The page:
If someone wants to criticise anything I write on this blog, I am not going to accuse them of trying to suppress my freedom of speech. They can’t stop me from speaking out, after all. The fact that my comments elsewhere were deleted was an annoyance, and the fact that my comments on another blog were removed under the bogus threat of legal action against another person was doubly annoying; that did not, however, stop me from saying what I wanted to say. I simply started my own blog. Anyone can do it.
If someone writes a stupid article about alleged aliens, other paranormal claims or wants to assert that exorcism is a viable treatment for what is actually a mental illness, then I will criticise it. If I am denied the right to comment on their website, blog, newspaper site or whatever, then I will use my own blog to do that criticism. The fact that I am not allowed to comment on that website or blog does not mean that my right to freedom of expression is being suppressed, even if someone is trying to shut me up because he or she can’t take legitimate criticism. What constitutes suppression of free speech is a law that prevents it, or when someone uses the threat of a civil legal action to stop me or others from speaking out.
Personally, I can’t imagine myself instituting legal action against someone who has defeated me in a logical argument – you know, the type of argument where your premise has to be supported with testable evidence and the conclusion has to follow from the premises. Aliens are here? If you want to tell me that, then you have to supply the evidence for your assertion; it’s not good enough to say you have the evidence but just aren’t going to supply it. Let’s face it, in a court of law you can’t convict anyone of a crime by saying you have the evidence but it doesn’t get to be examined. The burden of proof is on the person who makes the claim. If you claim aliens are here, but you want to sue me because I want to see the evidence, then go ahead and try it. I will laugh at you. Then try to sue me for laughing at you. And then try to sue me for publicising the fact that you are making claims without credible evidence.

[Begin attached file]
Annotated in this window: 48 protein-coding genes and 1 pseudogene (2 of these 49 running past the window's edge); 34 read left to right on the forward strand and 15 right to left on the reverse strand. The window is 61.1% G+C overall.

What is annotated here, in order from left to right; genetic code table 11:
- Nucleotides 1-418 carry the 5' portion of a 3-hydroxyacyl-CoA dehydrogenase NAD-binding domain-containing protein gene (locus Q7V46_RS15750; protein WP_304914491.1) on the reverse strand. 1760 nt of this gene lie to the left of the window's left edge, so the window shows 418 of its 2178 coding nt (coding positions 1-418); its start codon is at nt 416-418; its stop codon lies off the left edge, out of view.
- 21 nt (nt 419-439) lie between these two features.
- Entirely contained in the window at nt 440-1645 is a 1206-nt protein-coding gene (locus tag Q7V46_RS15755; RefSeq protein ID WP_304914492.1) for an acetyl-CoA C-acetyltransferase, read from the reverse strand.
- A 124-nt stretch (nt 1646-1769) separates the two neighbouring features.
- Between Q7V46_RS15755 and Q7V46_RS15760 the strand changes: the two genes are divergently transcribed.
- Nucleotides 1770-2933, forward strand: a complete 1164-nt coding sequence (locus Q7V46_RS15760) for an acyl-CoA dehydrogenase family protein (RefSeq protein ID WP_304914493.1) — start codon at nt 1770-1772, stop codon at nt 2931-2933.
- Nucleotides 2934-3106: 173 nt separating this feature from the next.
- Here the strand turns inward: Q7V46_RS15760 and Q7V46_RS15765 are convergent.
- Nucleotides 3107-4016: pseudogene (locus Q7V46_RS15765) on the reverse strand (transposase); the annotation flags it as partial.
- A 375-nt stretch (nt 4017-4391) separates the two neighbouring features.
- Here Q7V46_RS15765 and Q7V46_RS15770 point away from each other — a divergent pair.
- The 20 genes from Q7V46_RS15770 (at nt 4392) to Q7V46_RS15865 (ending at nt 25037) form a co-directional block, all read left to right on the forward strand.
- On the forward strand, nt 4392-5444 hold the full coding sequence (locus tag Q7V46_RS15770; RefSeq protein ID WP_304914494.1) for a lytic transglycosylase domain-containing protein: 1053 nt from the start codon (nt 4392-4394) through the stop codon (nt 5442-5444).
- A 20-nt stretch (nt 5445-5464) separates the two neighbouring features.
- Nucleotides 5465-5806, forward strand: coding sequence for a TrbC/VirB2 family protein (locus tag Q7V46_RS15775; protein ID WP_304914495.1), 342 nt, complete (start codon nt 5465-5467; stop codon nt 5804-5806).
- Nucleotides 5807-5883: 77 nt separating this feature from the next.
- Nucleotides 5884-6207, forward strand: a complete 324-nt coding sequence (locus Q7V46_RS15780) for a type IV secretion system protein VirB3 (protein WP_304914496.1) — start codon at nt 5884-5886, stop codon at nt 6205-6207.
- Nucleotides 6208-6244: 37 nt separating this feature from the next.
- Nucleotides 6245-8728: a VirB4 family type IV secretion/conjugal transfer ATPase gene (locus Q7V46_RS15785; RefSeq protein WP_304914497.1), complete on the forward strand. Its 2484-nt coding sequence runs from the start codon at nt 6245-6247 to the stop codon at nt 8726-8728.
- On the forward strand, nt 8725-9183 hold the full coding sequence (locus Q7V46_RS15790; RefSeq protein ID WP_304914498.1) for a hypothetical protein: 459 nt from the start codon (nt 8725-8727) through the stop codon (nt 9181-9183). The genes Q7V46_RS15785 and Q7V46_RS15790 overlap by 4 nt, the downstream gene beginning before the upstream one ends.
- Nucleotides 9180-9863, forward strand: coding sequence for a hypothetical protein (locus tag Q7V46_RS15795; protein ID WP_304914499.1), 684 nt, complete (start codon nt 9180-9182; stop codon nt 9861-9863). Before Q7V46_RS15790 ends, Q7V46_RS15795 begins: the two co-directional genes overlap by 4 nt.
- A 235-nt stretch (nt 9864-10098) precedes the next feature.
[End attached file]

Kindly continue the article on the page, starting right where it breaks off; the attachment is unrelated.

The truth is no libel.
Furthermore, if I criticise your nonsensical claims on someone else’s blog or website, don’t bother to get my comments removed from there under the threat of legal action against someone else; I will criticise what you have to say on this blog. I don’t libel anyone; I just offer honest criticism. If you can’t take that, then don’t waste your time.
Evidence presented for alleged paranormal phenomena always fails the tests of science, and often enough also the test of the basic common sense of an intelligent and rational person. I have the right to point that out.
Even if I am wrong about the paranormal, I think I have the right to question the various claims made. I think I have the right to ask for evidence for the claims that the paranormalists make. I think I have the right to demand that those claims withstand objective scrutiny and analysis. I think I have the right to have those claims substantiated by the people who make those claims.
And I think I have the right to question those claims without being under the threat of legal action for just asking the claimants to prove what they say.
I also don’t want to live in a society where the state could prosecute me or execute me for questioning the status quo. Even worse, somewhere where a mob of ignorant fanatics might hack me to death just for asking for some basic human rights to be extended to minorities that would like to see themselves allowed to follow their own beliefs without fear of irrational and violent retribution.